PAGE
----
I recently had a life insurance salesman show up in the comments thread of a post I published years ago about not mixing insurance and investing. He thought Indexed Universal Life Insurance (IUL) was the best thing since sliced bread. In support of his position, he posted a link to an article written in 2012 by Insurance Agent Allen Koreis in 2012, entitled 16 Reasons Why Accountants Prefer Indexed Universal Life Insurance [link no longer available]. I thought it might make for a fun post to debunk these reasons a bit, kind of like my series on Debunking The Myths of Whole Life Insurance. However, first a brief explanation of Indexed Universal Life Insurance.
How Does Indexed Universal Life Insurance Work?
The attraction of IUL is obvious. The premise is that you (almost) get the returns of the equity market, without any risk of losing money. Now, before you fall off your chair laughing at the absurdity of that statement, you need to realize they make a very convincing argument, at least until you look at the details and realize you don't get anywhere near the returns of the equity market, and you're paying far too much for the guarantees you're getting. Basically, if the market goes up, you get some positive return. If the market goes down, you get the guaranteed return, usually something between 0 and 3%. Of course, since it's an insurance policy, there are also the usual costs of insurance, commissions, and surrender charges to pay. The details, and the reasons that returns are so terrible when mixing insurance and investing in this particular way, come down to basically three things:
- Don't Count Dividends – They only pay you for the return of the index, and not the dividends. So if the S&P 500 index fund returns 8%, but 2% of that is dividends, you only get 6%, not 8%.
- Caps – Your maximum return is capped. So if you cap is 10%, and the return of the S&P 500 index fund is 30% (like last year), you get 10%, not 30%.
- Participation Rates – Some policies only give a certain percentage of the change in the index, say 80%. So if the Index Fund goes up 12%, and 2% of that is dividends, the change in the index is 10%. But if your participation rate is 80%, well, you only get 8%.
Add all these effects together, and you'll find that long-term returns on index universal life are pretty darn close to those for whole life insurance, positive, but low. Yes, these policies guarantee that the cash value (not the money that goes to the costs of insurance, of course) will not lose money, but there is no guarantee it will keep up with inflation, much less grow at the rate you need it to grow at in order to provide for your retirement.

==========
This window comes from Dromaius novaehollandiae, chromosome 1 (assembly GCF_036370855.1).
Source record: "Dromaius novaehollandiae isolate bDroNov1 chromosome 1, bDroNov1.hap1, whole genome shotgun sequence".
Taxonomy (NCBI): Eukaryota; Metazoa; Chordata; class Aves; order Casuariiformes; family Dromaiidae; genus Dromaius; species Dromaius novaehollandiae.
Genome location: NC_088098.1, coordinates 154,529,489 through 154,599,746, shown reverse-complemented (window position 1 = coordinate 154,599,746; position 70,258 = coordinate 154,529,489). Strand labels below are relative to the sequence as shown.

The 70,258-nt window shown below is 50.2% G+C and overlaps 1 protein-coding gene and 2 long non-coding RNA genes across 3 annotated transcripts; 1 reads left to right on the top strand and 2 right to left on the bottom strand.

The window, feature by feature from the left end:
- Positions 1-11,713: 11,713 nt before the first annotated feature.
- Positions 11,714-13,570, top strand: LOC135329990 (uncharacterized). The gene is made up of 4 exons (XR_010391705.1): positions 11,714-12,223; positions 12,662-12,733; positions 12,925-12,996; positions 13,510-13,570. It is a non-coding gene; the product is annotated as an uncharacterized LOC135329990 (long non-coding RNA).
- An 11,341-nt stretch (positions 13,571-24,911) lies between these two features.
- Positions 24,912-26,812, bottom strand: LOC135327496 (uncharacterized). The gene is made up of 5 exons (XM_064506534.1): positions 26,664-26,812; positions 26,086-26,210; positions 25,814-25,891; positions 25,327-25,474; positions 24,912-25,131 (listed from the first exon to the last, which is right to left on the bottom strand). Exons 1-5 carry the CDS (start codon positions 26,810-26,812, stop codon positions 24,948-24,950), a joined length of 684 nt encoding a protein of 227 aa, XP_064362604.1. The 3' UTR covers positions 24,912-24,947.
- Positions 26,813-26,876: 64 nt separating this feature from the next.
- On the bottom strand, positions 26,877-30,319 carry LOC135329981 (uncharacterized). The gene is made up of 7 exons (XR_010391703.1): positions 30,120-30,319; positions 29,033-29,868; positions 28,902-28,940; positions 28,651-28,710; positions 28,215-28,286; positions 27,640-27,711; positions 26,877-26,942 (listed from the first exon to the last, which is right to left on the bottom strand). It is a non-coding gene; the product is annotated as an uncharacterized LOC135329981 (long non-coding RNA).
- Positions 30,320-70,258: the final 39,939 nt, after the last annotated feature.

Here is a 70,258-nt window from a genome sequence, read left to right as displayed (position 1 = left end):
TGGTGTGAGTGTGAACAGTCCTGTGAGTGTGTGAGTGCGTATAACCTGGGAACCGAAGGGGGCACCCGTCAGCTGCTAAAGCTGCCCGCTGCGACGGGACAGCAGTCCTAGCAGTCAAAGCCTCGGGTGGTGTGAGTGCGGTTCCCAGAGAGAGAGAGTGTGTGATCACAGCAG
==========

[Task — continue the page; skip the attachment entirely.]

Indexed Universal Life Insurance “Benefits” Debunked
Universal Now, on to Mr. Koreis's 16 reasons:
#1 You Can Never Lose Money
An indexed universal life policy account value can never lose money due to a down market. Indexed universal life insurance guarantees your account value, locking in gains from each year, called an annual reset.
That's true, but only in nominal returns. Ask yourself what you need to pay in order to have a guarantee of no nominal losses. Would you expect that to be cheap? Of course not. In investing, you get paid to take risk. If you don't want to take much risk, don't expect high returns.
#2 Life Insurance Is Like an IRA or 401(k)
IUL account values grow tax-deferred like a qualified plan (IRA and 401(k)); mutual funds don’t — unless they are held within a qualified plan. Simply put, this means that your account value benefits from triple compounding: You earn interest on your principal, you earn interest on your interest and you earn interest on the money you would otherwise have paid in taxes on the interest.
Unless held in a qualified plan, mutual fund gains are annually reportable and taxable, thus denying an investor the benefits of such three-fold compounding. Although qualified plans are a better choice than non-qualified plans, they still have issues not present with an IUL. Investment choices are normally limited to mutual funds where your account value is subjected to wild volatility from exposure to market risk.
There is a big difference between a tax-deferred retirement account and an IUL, but Mr. Moreis doesn't mention it. You invest in one with pre-tax dollars, saving on this year's tax bill at your marginal tax rate (and will often be able to withdraw your money at a lower effective rate later) while you invest in the other with after-tax dollars and will be forced to pay interest to borrow your own money if you don't want to surrender the policy. He mixes the comparison a little bit when he starts throwing in mutual fund associated taxes, which of course you don't pay at all in an IRA. Then he throws in the classic IUL salesman scare tactic of “wild volatility.” If you hate volatility, there are better ways to decrease it than by buying an IUL, like diversification, bonds or low-beta stocks.